As mental health professionals increasingly diagnose patients with a condition being called “Trump Anxiety Disorder,” 115-year-old Greta Spoonmaker spoke to the press about her century-long bout with “William Howard Taft Anxiety Disorder.”
The rare illness stems from stress relating to the incumbency of 27th President of the United States William Howard Taft, who held the office from 1909-1913. Doctors say common symptoms are a feeling of impending doom and a sense that Taft’s dollar diplomacy policies towards Latin America and the recent invention of advanced technologies like the stenotype machine and vacuum cleaner will cause the world to end.
“I remember lying awake at night in horror thinking about the consequences of the Ballinger-Pinchot Affair of 1909,” said Spoonmaker. “I still have nightmares about it.”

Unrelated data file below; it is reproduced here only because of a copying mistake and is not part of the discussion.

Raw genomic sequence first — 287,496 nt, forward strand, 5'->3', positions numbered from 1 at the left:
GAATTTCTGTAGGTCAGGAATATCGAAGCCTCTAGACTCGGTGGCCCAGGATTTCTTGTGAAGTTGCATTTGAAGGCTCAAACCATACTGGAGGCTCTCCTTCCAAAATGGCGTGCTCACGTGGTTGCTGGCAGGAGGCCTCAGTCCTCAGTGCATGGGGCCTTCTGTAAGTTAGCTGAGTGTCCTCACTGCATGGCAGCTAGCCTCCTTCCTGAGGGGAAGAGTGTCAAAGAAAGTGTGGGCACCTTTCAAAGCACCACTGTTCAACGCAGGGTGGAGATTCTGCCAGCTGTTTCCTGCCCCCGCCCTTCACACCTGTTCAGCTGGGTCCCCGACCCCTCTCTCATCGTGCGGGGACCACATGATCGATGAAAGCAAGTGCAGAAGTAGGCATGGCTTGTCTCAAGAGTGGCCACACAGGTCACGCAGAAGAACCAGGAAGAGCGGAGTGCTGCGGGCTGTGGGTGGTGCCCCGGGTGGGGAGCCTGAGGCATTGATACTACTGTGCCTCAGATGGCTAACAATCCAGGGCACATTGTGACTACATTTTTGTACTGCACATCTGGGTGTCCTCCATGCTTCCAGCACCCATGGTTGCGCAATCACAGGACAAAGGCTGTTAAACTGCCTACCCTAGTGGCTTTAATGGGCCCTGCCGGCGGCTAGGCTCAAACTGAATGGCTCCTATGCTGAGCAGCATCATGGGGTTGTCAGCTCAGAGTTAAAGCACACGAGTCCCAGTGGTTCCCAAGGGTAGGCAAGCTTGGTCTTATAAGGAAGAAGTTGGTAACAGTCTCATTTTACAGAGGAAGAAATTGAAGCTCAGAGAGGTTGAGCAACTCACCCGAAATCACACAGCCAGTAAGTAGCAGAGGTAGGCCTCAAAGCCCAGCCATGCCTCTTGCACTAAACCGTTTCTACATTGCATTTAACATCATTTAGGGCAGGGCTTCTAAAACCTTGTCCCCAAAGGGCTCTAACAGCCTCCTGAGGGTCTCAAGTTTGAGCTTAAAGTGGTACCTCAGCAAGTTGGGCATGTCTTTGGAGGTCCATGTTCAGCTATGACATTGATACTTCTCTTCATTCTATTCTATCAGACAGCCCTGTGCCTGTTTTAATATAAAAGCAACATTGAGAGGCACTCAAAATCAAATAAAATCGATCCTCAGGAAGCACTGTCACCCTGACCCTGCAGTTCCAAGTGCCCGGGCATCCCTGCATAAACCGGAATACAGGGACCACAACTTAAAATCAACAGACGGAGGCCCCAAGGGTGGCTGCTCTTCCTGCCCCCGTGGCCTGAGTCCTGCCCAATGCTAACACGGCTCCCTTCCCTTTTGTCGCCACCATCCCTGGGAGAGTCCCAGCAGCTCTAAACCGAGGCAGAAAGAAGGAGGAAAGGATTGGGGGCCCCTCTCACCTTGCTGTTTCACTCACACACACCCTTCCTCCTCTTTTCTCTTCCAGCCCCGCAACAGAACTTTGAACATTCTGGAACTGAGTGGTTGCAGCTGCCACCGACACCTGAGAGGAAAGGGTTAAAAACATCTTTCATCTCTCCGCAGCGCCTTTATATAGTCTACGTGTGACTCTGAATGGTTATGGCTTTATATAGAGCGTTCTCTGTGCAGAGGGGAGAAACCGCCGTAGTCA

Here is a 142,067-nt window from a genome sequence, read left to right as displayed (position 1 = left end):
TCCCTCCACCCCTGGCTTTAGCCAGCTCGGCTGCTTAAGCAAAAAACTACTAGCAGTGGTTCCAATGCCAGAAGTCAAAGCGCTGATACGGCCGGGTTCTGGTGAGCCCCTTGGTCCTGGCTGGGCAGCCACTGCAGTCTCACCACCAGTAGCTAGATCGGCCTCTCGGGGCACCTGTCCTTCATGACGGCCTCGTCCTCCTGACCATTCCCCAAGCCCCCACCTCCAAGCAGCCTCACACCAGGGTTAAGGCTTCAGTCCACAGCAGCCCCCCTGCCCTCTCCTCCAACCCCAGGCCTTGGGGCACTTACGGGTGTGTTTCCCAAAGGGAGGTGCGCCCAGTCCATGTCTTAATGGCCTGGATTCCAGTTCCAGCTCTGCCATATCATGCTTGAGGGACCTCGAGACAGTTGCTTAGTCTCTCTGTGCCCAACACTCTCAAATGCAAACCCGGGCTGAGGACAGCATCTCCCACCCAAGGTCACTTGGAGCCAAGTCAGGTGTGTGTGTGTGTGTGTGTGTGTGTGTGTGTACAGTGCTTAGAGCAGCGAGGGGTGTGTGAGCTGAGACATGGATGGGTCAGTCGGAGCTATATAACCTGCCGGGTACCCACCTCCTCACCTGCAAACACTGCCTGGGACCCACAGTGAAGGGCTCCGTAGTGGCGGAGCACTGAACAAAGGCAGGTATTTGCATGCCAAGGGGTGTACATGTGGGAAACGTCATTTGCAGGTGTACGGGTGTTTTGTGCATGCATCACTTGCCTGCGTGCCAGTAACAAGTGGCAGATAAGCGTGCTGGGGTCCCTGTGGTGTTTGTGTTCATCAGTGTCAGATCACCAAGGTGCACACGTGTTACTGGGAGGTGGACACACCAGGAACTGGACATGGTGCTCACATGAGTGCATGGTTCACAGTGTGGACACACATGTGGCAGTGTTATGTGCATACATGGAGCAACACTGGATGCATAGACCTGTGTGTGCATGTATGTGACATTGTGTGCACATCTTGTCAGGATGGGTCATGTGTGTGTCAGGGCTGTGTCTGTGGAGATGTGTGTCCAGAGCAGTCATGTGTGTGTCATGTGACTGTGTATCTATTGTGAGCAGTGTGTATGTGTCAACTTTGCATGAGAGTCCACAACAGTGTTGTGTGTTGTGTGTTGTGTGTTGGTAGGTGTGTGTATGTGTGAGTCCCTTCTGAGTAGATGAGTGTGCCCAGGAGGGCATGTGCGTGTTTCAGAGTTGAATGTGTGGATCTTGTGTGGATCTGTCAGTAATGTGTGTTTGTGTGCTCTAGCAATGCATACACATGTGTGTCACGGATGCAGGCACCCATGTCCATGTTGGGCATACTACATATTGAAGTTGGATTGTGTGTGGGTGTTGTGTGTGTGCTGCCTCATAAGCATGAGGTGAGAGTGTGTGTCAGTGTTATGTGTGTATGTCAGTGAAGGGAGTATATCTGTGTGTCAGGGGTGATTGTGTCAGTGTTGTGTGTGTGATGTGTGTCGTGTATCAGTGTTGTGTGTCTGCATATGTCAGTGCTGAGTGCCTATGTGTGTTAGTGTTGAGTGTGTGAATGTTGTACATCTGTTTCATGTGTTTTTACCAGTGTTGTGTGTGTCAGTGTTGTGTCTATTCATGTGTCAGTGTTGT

Spoonmaker added that the constant controversy surrounding the Sherman Antitrust Act and the impacts the Payne-Aldrich Tariff Act had on print paper imports nearly drove her mad.
“I was but a child at the time, but I vividly recall my mother trembling in fear every night after Taft appointed Horace H. Lurton as a Supreme Court justice,” said Spoonmaker. “And he didn’t stop there. He went on to appoint six justices to the Supreme Court. No one should have that much power.”
At press time, Spoonmaker had slipped into a coma after observing a likeness of Taft’s mustache on a local hipster.
A version of this article, written by a Schmedium contributor, appeared in the Las Vegas Review Journal.